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Europe-led initiative chips away at US funding cut

Teri Schultz
March 2, 2017

Europe mobilized money at warp speed after the Trump admin cut off any entity mentioning or providing abortions. DW's Teri Schultz witnessed a conference raising 181 million euros for contraceptive options worldwide.

Geberkonferenz "She Decides" in Brüssel
Image: DW/D.Pundy

Law student Mariame Keita will be at the United Nations General Assembly in October, proudly representing Belgian youth as she campaigns to put women's health and rights at the forefront of the international agenda. But the confident 21-year-old nearly breaks down in tears when she thinks of her 19-year-old cousin, pregnant in Guinea, ostracized by her family for breaking the taboo of premarital sex, fearing abandonment by her partner. "It's so sad to see," an emotional Keita said in an interview with DW. "I'm really happy that I had sex education, that I have contraceptives, that I know what we're talking about."
Keita told her cousin's story at the Belgian government-hosted funding conference for a new global pro-choice coalition called "She Decides", a response to US President Donald Trump's slashing of financial assistance to organizations that offer abortion or abortion counseling.

Mariame Keita
Belgian law student Mariame Keita worries about her pregnant teenage cousin in Guinea who had no access to sex education. Keita will represent Belgian youth at the UN General Assembly in October.Image: Teri Schultz

Five weeks after it was launched by Dutch Foreign Trade Minister Liliane Ploumen, the initiative has grown to almost 50 countries plus numerous organizations and foundations. With pledges from governments and institutions, plus $50 million from an American donor who wants to remain anonymous, the one-day drive raised a total of 181 million euros ($190.34 million).

"For me it's very real what we're talking about here today," Keita told DW later, thinking of the Guinean side of her family. "Last summer I was asking [my cousin] if she had a boyfriend and she was so happy; I didn't think about the fact she wouldn't know about contraception because it's so natural for us here."

Keita's relatives are among the estimated 225 million women around the world whose access to family planning was already virtually non-existent, now threatened further by the US measure known as the "Mexico City policy" or, more colloquially, the "global gag rule". Trump issued the executive order on his first day in office, expected to deprive contraceptive and reproductive service providers globally of some $600 million over the course of his four-year term.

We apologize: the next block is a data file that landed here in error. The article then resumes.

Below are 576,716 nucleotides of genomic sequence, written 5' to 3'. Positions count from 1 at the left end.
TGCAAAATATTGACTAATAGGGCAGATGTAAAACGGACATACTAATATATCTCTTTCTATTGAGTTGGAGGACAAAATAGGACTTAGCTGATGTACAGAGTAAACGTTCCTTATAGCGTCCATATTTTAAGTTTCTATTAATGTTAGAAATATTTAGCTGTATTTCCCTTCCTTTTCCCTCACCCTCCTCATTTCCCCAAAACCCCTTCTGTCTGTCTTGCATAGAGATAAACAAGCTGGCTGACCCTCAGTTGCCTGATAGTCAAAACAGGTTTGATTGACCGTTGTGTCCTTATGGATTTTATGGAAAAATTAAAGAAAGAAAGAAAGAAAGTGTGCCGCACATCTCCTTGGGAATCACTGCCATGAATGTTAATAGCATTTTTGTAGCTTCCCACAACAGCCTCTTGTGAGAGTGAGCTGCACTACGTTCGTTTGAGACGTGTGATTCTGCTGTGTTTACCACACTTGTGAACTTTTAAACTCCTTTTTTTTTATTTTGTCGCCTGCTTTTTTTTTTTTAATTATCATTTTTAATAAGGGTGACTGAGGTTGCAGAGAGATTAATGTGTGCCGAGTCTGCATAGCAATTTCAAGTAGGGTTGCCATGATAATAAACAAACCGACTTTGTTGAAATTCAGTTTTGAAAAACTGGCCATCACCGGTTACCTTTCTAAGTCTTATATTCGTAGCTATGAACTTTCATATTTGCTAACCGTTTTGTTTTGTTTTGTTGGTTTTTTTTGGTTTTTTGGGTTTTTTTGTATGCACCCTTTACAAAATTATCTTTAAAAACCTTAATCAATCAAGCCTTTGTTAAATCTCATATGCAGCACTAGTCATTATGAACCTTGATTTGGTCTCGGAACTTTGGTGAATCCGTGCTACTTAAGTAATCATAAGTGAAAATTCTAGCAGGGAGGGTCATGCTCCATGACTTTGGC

The US is the largest bilateral donor of family planning funds worldwide, but it's been illegal for decades for US aid to directly fund abortions. While previous Republican presidents have also invoked the restrictions, Trump has expanded itso that even organizations that use their own funds for any activities related to abortions will lose US assistance across the board.

Staring down the shortfall

Marie Stopes International (MSI) is one of those providers that needs global support to provide its services around the world and reacted with alarm to the move. "This effectively means NGOs forfeit all US aid if they so much as tell a woman abortion is a legal option in her country, refer her to another provider or advocate for abortion rights with their own alternative resources," MSI explained in a statement.

Speaking at "She Decides", MSI CEO Simon Cooke said the penalties would not change MSI's commitment."Denial of right to abortionand refusal to acknowledge it doesn't mean it goes away," Cooke said. "At MSI, we refuse to look away -- we refuse to look away." The organization projects that by the end of the Trump administration, without alternative funding, the ban will create the problems the administration purportedly wants to curb, causing 6.5 million unintended pregnancies, 2.1 million unsafe abortions and 21,700 maternal deaths.

Germany is among the governments that did not make a pledge. That didn't sit well with Renate Bähr, executive director of Deutsche Stiftung Weltbevölkerung (DSW). Bähr expects the US decision to have "catastrophic consequences" for some of the world's most vulnerable communities. "We need governments – like those today – to stand up and attempt to bridge the yawning funding gap," Bähr said. "That is why we are calling on the German government to join this movement and increase its funding for sexual and reproductive health.”

Despite the difficulties caused by the Trump Administration's decision, Michelle Milford Morse of the UN Foundation assured attendees there is room for progress on this issue in Washington. "There's been a bipartisan tradition of supporting this funding for many years," Morse reminded.

Replacing "global gag" with "Global HER"

She noted in particular that Senator Jeanne Shaheen has introduced the Global Health, Empowerment, and Rights (HER) Act, which would end the 'global gag rule' permanently. "It has 47 co-sponsors in the Senate and it is a bi-cameral and bipartisan bill," Morse told DW. "Right now we are helping to make sure as many members of Congress sign it as possible."

Ploumen and her co-founders were clearly delighted with the response, while acknowledging there's plenty more to be done with a gap of millions of dollars left. Ploumen said many governments were still looking at what they could contribute and that participants would continue to push themselves and others. However, she said, "if every beginning was as good as this one, life would be different for everyone."

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